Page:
In Jordan, Syrian refugee children continue education as first school opens at Za’atari refugee camp 

In Jordan, Syrian refugee children continue education as first school opens at Za’atari refugee camp

MAFRAQ, Jordan, 8 October 2012 – “I’m very happy that school has started,” says Tabark, 12, who is in her fifth day of class at Za’atari refugee camp’s new emergency school. “I enjoy Arabic and writing the most. I would like to be an Arabic teacher.” Report by David Youngmeyer

UNICEF Executive Director Anthony Lake and European Commission President José Manuel Barroso visit a newly opened school in the Za’atari refugee camp in Jordan. Guy Degen reports.  Watch in RealPlayer

Tabark and her five school-age siblings are among about 2,200 Syrian children attending the new school, which opened just days ago. With about 30,000 Syrian refugees sheltering at the camp, UNICEF plans to increase capacity to 5,000 children.

Investing in education is investing in the future


During a joint visit to the school, President of the European Commission José Manuel Barroso and UNICEF Executive Director Anthony Lake met with children and teachers.

At the same time, the European Commission announced a donation of €4.6 million to UNICEF for emergency education programmes in Jordan, benefiting Syrian refugee children as well as children of host communities. This donation brings the European Union’s total contribution for 2012 to €10 million.

“We have to ensure that families who have had to flee their country can live in decent conditions and that their children do not lose their right to education and to a brighter future,” said Mr. Barroso. “Investing in education is investing in the future. I am therefore glad that the EU can support schooling of Syrian refugee children in Za’atari.”

Mr. Lake said that UNICEF is extremely grateful for the support that the European Union and other donors have provided to the emergency response for children.

“We’ve just been talking to the students in these tents and both hearing terrible stories of how families have been separated, of how they have such a difficult journey in getting here, and yet you can hear them singing in the tents,” he said. “You can see in their faces how happy they are to have an opportunity not only to learn, but to come together with the other students in a place of safety where they can begin to recover. These children represent many more children still inside Syria. UNICEF has been working throughout this crisis in Syria.”


Mr. Lake chats with a Syrian refugee child at a UNICEF Child Friendly Space during a visit to Za’atari refugee camp
Mr. Lake chats with a Syrian refugee child at a UNICEF Child Friendly Space during a visit to Za’atari refugee camp, Jordan. These spaces provide a safe place for children to play and learn, and to receive additional psychosocial support. UNICEF Image © UNICEF Jordan/2012/Malkawi

School and teachers supported

The new school includes 14 large tent classrooms, which are arranged in a compound. The school operates on double shifts – girls in the morning, boys in the afternoon – to give as many children access to education as possible.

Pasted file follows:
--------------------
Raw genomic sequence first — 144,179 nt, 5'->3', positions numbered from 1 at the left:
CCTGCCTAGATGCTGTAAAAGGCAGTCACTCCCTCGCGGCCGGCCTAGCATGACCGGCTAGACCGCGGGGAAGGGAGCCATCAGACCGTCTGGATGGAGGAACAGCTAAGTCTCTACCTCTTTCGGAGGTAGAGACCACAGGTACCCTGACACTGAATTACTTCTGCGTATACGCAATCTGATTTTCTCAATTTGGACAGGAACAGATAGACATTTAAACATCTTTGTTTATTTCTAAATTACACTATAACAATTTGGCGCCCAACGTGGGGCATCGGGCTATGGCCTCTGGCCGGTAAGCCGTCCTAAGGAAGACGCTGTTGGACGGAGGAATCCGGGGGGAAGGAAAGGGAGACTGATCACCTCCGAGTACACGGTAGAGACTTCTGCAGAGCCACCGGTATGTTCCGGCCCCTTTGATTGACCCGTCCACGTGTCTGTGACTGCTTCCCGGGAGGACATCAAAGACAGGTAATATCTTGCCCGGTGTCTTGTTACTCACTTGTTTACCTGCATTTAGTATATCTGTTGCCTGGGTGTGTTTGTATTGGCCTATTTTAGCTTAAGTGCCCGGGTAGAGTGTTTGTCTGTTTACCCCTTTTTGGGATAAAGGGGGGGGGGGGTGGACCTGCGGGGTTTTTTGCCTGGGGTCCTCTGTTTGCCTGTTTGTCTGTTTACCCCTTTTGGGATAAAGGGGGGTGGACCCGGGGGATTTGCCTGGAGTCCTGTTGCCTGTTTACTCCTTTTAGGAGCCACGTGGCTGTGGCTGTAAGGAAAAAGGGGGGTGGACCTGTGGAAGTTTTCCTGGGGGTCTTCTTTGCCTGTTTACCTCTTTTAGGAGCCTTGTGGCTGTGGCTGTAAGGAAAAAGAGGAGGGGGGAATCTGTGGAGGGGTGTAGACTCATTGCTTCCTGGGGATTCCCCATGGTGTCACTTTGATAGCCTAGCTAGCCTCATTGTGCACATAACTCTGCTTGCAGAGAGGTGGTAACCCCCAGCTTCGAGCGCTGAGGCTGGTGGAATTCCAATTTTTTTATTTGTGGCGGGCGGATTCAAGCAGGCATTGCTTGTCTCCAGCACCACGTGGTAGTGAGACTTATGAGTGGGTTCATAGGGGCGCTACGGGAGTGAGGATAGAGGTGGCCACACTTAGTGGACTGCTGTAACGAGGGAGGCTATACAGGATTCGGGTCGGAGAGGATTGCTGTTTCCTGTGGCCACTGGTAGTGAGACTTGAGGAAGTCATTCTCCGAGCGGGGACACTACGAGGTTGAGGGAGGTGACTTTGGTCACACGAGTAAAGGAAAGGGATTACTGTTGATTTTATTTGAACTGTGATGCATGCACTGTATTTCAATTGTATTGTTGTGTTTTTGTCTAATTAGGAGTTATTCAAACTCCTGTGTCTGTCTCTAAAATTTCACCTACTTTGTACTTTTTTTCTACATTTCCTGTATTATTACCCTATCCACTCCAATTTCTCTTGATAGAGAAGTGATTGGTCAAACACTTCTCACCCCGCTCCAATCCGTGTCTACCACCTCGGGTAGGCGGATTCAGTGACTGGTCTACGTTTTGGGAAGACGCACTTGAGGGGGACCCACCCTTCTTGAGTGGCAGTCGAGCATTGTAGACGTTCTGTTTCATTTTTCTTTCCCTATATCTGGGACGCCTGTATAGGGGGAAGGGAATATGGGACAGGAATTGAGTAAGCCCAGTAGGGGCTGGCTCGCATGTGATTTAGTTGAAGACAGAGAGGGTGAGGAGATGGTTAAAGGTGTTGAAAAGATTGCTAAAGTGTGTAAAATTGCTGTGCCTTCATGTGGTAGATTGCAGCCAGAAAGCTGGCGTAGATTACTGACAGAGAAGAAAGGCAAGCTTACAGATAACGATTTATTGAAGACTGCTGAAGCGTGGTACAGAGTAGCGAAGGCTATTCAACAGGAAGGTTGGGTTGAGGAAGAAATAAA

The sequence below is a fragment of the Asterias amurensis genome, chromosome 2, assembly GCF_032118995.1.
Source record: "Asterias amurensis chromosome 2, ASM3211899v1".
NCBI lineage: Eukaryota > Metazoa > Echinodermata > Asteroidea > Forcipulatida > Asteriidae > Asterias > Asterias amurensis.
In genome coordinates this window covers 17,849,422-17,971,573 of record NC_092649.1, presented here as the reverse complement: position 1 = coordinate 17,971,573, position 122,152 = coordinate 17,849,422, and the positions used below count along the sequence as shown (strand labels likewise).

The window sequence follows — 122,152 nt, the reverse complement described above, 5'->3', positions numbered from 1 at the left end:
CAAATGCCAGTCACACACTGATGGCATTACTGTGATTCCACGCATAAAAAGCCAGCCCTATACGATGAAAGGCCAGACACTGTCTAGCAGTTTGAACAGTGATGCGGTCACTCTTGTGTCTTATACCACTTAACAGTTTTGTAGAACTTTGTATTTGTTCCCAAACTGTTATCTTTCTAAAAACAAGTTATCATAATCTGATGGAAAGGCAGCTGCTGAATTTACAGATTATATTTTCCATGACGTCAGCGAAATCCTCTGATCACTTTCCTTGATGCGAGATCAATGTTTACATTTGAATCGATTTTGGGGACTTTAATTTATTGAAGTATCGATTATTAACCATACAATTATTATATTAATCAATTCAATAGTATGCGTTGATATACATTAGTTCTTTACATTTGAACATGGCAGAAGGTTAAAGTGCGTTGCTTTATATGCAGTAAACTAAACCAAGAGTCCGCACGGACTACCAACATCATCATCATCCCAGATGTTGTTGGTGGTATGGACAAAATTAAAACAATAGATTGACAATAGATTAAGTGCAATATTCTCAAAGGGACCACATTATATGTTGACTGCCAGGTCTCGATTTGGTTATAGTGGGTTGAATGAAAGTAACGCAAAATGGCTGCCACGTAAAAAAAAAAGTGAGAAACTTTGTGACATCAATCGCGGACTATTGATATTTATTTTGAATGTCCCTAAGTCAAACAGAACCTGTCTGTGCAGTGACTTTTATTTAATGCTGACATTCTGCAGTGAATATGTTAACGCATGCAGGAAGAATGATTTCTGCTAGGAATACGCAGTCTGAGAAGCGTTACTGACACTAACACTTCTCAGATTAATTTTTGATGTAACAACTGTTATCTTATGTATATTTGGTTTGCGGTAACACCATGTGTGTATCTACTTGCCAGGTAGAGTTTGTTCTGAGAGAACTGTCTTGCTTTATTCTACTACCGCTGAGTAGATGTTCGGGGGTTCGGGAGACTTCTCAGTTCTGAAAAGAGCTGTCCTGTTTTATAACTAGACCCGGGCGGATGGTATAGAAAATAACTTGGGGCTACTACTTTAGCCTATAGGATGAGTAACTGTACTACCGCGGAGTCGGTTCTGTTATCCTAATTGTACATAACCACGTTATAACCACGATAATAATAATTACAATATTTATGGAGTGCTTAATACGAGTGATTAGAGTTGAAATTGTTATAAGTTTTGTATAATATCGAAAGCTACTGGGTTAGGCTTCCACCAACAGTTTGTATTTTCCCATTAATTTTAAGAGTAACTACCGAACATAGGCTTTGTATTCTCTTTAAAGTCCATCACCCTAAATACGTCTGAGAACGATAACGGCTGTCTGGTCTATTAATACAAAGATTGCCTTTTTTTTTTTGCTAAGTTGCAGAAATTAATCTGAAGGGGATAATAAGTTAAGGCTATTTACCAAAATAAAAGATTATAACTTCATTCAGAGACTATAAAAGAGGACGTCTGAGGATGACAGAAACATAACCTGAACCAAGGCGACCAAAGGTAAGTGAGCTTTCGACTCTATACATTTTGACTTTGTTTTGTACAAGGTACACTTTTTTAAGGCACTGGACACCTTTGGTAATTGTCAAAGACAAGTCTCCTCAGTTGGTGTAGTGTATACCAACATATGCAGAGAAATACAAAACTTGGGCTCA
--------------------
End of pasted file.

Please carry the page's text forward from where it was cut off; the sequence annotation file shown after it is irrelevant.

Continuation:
UNICEF is providing extensive support to the school, including learning materials, school furniture and tents, along with support for Jordanian teachers provided by the Ministry of Education and Syrian refugees who work as classroom assistants.


Psychosocial, WASH and health support provided

UNICEF supports 18 Child Friendly Spaces, which provide a safe space for children to play and learn, and where distressed children can receive additional support. Two of the spaces are for youth. Many of the children visit Child Friendly Spaces when they are not in class.

UNICEF provides more than 1 million litres of water per day, along with 425 fixed showers, 425 latrines and 85 water, sanitation and hygiene (WASH) centres. Some 6,100 children at the camp from 6 months to 15 years old have received vaccinations as part of a measles, polio and vitamin A supplementation campaign.

Mr. Lake toured other parts of the camp, visiting a Child Friendly Space, a vaccination clinic and WASH facilities.

“Seeing, in the child friendly spaces, kids swinging, kids running around with makeup on their faces pretending to be clowns – all of those things are wonderful to see anytime, but it’s such a sign that they are recovering from the terrible traumas that a number of them told me about as they escaped to come to the camp,” he said.


Humanitarian response beyond Za’atari

Mr. Lake also met UNICEF partners, along with representatives of other United Nations agencies who are contributing to the humanitarian response.

During his three-day visit to Jordan, he was briefed by staff working in Jordan, Lebanon and the Syrian Arab Republic about UNICEF’s humanitarian response and scale-up plans. While 2.5 million people are affected by the conflict inside the Syrian Arab Republic, more than 300,000 are registered as refugees or are awaiting registration in Iraq, Lebanon, Jordan and Turkey.

Mr. Lake also met His Majesty King Abdullah II Ibn Al Hussein and Her Majesty Queen Rania, Jordanian Prime Minister Fayez al-Tarawneh and diplomatic representatives.

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